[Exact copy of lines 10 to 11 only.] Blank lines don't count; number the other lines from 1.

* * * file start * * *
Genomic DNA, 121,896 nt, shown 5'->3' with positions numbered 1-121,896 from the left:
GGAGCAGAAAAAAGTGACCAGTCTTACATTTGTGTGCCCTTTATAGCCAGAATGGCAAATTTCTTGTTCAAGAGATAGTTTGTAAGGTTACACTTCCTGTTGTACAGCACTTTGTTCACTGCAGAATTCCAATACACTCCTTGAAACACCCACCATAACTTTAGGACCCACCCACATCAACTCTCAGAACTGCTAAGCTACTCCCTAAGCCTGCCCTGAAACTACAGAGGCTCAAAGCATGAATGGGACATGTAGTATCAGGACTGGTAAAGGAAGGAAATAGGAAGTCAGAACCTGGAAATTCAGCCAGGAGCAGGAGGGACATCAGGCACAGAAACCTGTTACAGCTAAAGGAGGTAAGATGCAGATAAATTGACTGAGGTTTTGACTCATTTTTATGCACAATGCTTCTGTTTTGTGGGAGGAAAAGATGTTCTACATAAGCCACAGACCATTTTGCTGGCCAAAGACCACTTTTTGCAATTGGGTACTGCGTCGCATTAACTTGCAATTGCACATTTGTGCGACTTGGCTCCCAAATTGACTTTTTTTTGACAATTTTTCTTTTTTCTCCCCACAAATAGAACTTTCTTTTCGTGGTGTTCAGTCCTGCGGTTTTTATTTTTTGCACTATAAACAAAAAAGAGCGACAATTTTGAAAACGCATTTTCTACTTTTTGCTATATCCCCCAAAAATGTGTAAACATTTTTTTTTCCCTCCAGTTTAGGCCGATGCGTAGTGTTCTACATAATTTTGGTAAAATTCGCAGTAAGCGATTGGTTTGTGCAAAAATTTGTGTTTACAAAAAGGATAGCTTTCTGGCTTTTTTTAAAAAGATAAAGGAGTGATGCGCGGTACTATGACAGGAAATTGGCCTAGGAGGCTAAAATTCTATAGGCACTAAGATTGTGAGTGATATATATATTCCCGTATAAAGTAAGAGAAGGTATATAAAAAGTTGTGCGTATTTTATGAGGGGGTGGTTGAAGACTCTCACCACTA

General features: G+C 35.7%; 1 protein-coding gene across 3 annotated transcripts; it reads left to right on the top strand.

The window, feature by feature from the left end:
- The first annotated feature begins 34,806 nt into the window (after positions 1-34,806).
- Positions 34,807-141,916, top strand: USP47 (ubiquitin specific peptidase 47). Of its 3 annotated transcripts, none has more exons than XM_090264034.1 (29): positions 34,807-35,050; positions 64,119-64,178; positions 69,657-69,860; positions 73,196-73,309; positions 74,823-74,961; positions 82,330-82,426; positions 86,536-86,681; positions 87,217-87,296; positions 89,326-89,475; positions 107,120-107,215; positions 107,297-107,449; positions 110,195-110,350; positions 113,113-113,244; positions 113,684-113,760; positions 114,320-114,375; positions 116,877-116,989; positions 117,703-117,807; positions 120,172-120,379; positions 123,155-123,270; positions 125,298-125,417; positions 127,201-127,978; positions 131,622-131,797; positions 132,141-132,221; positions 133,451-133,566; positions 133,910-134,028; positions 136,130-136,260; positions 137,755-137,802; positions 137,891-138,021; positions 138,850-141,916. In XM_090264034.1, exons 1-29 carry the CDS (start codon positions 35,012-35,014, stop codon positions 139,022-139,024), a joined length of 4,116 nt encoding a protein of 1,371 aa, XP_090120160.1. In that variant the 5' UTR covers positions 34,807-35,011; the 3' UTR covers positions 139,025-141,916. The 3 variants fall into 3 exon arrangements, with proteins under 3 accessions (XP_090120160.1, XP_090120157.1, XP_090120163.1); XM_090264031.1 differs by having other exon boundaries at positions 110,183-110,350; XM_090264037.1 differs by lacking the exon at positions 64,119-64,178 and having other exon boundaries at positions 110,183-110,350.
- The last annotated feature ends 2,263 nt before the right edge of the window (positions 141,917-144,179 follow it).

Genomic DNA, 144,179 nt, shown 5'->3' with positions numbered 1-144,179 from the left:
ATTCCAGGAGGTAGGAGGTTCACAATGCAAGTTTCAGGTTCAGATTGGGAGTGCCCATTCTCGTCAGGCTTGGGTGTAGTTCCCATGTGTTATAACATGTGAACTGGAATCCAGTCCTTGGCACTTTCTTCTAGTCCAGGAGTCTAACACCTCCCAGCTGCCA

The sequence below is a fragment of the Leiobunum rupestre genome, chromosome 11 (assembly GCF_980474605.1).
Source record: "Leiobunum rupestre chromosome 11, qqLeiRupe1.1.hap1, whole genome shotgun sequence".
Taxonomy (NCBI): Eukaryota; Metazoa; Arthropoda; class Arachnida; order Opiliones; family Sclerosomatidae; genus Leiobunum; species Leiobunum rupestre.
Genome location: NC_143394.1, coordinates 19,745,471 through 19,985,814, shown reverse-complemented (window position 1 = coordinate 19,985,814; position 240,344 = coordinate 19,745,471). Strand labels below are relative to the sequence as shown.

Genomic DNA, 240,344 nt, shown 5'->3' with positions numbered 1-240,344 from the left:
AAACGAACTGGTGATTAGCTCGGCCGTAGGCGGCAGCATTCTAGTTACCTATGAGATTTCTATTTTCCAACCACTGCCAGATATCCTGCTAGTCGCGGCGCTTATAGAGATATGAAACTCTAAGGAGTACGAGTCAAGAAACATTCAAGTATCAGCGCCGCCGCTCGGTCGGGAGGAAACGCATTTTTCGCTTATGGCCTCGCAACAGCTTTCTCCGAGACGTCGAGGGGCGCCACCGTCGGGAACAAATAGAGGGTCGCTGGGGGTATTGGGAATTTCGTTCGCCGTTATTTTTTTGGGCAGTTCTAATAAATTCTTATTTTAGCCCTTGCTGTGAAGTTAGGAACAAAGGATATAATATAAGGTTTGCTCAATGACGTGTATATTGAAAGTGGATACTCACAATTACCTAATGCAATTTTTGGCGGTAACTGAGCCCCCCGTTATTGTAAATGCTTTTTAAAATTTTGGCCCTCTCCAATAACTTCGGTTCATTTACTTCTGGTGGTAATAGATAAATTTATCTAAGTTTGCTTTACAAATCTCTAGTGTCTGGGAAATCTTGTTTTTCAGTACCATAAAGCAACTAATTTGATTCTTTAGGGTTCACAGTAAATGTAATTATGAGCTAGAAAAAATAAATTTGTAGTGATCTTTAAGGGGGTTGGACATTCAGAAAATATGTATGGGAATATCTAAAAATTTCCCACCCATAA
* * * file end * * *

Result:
The sequence below is a fragment of the Leiobunum rupestre genome, chromosome 11 (assembly GCF_980474605.1).
Source record: "Leiobunum rupestre chromosome 11, qqLeiRupe1.1.hap1, whole genome shotgun sequence".